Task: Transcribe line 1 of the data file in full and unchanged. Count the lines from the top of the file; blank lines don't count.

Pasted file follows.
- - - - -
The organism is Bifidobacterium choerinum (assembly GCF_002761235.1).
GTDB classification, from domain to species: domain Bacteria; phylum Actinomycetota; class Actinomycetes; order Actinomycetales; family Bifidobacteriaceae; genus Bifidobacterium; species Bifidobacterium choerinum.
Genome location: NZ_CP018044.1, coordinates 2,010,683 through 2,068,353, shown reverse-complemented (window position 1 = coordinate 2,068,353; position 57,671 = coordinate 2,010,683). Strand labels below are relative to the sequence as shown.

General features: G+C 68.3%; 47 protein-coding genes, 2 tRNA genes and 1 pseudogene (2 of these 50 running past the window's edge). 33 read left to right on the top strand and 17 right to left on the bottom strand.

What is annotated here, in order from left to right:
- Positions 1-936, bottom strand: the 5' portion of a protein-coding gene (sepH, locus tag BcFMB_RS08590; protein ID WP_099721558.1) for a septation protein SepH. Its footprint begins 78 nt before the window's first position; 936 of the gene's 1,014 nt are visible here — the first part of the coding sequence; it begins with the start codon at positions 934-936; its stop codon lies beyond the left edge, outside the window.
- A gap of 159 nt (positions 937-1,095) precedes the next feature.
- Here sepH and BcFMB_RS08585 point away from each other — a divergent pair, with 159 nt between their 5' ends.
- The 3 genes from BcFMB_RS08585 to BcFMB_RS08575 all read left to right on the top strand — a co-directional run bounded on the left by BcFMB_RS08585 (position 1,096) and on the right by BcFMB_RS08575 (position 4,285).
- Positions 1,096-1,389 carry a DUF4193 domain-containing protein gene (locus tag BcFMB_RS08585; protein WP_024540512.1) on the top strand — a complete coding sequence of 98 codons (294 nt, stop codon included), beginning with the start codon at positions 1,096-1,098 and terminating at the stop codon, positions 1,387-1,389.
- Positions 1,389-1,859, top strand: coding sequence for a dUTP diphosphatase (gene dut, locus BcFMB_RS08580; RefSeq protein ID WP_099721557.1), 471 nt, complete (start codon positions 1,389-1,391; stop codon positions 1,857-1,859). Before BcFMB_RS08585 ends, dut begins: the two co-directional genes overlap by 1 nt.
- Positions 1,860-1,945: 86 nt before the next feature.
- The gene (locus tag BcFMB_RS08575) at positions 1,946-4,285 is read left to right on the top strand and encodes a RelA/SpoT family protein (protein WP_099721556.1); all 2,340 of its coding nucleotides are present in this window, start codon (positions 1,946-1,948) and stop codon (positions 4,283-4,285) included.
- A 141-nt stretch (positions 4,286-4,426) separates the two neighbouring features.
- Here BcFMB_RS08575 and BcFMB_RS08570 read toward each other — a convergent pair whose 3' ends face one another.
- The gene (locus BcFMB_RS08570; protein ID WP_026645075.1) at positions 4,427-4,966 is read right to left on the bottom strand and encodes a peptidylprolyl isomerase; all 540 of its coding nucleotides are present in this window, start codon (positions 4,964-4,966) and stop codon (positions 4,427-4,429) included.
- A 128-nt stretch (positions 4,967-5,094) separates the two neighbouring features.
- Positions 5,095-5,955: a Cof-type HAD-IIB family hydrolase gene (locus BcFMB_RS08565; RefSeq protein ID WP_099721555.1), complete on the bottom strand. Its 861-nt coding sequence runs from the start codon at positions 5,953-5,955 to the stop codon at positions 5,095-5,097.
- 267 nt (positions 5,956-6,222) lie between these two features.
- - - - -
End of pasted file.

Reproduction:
The organism is Bifidobacterium choerinum (assembly GCF_002761235.1).